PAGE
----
LOS ANGELES - 'Mad Men', the critically acclaimed AMC series set in New York's advertising industry in the 1960s, has become the first programme from a cable network other than HBO to win the Emmy for best drama.
The adland drama, which was awarded the Golden Globe for best television drama series this year, is in its second season in the US and will return to BBC Four in the UK next year.
The second season has won rave reviews as it takes the story of Sterling Cooper deeper into the 1960s.
The new series reunites viewers with leading character Don Draper and his attempts to balance his complicated private life with the office politics of the Madison Avenue ad agency where he is partner and creative director.
While 'Mad Men' scooped what is traditionally thought of as the biggest award of the night, '30 Rock', a satire about a late-night TV show, cleaned up, winning seven awards including best actress for Tina Fey and best actor for Alec Baldwin.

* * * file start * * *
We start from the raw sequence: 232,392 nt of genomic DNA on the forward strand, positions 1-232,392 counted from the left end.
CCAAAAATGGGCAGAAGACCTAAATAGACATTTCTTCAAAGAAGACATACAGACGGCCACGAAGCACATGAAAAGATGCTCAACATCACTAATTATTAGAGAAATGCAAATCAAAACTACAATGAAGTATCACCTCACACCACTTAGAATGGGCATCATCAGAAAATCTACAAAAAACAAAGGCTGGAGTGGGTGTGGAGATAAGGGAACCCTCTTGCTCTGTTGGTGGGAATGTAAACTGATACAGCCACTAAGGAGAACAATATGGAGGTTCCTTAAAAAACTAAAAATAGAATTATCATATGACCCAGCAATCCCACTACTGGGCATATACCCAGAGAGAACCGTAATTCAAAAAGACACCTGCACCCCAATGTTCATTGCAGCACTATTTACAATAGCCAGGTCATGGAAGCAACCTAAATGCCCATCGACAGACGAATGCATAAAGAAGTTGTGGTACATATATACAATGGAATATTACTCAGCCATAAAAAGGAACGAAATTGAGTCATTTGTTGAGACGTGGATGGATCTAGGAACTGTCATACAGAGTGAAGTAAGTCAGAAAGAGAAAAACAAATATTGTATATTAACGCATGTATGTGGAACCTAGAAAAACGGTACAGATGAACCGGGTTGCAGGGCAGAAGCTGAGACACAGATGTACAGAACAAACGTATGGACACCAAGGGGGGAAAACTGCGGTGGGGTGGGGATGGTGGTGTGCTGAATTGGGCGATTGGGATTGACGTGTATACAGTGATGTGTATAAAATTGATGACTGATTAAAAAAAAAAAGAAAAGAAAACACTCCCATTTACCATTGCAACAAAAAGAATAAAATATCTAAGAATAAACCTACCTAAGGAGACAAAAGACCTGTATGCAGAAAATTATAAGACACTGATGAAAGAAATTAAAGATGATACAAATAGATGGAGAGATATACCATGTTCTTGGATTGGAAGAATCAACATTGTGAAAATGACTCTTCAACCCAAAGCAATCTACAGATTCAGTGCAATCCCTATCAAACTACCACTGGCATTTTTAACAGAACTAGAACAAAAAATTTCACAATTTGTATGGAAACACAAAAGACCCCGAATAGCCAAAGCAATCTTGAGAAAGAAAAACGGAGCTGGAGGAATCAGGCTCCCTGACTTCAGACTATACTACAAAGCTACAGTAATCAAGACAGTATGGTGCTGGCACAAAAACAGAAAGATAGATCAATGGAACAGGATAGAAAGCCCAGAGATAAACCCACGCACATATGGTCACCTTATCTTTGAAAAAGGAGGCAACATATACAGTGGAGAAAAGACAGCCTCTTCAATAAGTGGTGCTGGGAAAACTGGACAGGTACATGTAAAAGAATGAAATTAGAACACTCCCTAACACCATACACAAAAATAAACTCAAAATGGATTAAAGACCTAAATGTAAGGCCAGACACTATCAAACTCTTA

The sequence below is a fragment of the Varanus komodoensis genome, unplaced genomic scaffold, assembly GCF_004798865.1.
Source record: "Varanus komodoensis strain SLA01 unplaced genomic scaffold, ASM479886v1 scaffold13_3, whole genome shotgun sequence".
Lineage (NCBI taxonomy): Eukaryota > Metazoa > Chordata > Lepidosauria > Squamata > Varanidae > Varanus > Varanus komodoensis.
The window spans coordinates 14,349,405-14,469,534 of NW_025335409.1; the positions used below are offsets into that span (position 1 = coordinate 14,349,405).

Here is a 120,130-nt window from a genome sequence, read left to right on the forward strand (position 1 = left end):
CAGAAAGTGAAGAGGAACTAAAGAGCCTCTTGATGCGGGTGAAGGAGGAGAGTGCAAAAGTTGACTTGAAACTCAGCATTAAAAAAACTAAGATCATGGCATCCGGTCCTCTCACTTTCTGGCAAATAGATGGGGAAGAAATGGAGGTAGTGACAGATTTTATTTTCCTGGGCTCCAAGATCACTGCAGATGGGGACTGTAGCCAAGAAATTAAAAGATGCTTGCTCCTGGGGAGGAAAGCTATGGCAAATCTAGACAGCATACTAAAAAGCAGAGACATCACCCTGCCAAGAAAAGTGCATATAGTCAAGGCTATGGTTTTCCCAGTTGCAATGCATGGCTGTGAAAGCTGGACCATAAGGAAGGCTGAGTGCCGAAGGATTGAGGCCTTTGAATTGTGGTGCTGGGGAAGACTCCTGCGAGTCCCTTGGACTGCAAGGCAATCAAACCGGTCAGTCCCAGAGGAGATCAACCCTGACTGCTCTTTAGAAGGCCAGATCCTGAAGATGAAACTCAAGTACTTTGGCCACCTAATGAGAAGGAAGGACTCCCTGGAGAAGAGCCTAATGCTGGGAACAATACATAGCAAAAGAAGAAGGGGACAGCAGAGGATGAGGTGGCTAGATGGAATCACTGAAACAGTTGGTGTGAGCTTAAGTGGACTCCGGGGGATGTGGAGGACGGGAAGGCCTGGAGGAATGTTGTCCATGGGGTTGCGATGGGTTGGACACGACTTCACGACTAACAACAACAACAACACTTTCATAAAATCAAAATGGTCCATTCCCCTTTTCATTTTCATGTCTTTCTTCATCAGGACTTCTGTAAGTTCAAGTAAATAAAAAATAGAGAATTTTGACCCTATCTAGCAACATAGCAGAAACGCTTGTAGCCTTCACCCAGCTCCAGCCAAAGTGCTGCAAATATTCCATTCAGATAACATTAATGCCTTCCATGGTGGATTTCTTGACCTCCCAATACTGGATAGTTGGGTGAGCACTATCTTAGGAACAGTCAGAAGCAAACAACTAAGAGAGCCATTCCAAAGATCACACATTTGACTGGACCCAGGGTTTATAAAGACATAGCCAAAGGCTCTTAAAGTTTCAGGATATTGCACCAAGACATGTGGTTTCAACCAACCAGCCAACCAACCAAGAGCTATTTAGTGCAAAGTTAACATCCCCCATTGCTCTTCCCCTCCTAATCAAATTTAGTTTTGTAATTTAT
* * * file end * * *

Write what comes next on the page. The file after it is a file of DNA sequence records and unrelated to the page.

Fey, who also won an award for her writing on the series, said: "I thank my parents for somehow raising me to have confidence that is disproportionate with my looks and abilities. Well done. That is what all parents should do." Fey recently wowed people in her 'Saturday Night Live' sketch as Sarah Palin.
'John Adams', HBO's seven-part mini series about one of the founding fathers of the United States, set an Emmy record with 13 wins, including best miniseries and acting trophies for Paul Giamatti, Laura Linney and Tom Wilkinson.
The previous record was 11 set by HBO's adaptation of the Pulitzer prize-winning play 'Angels in America'.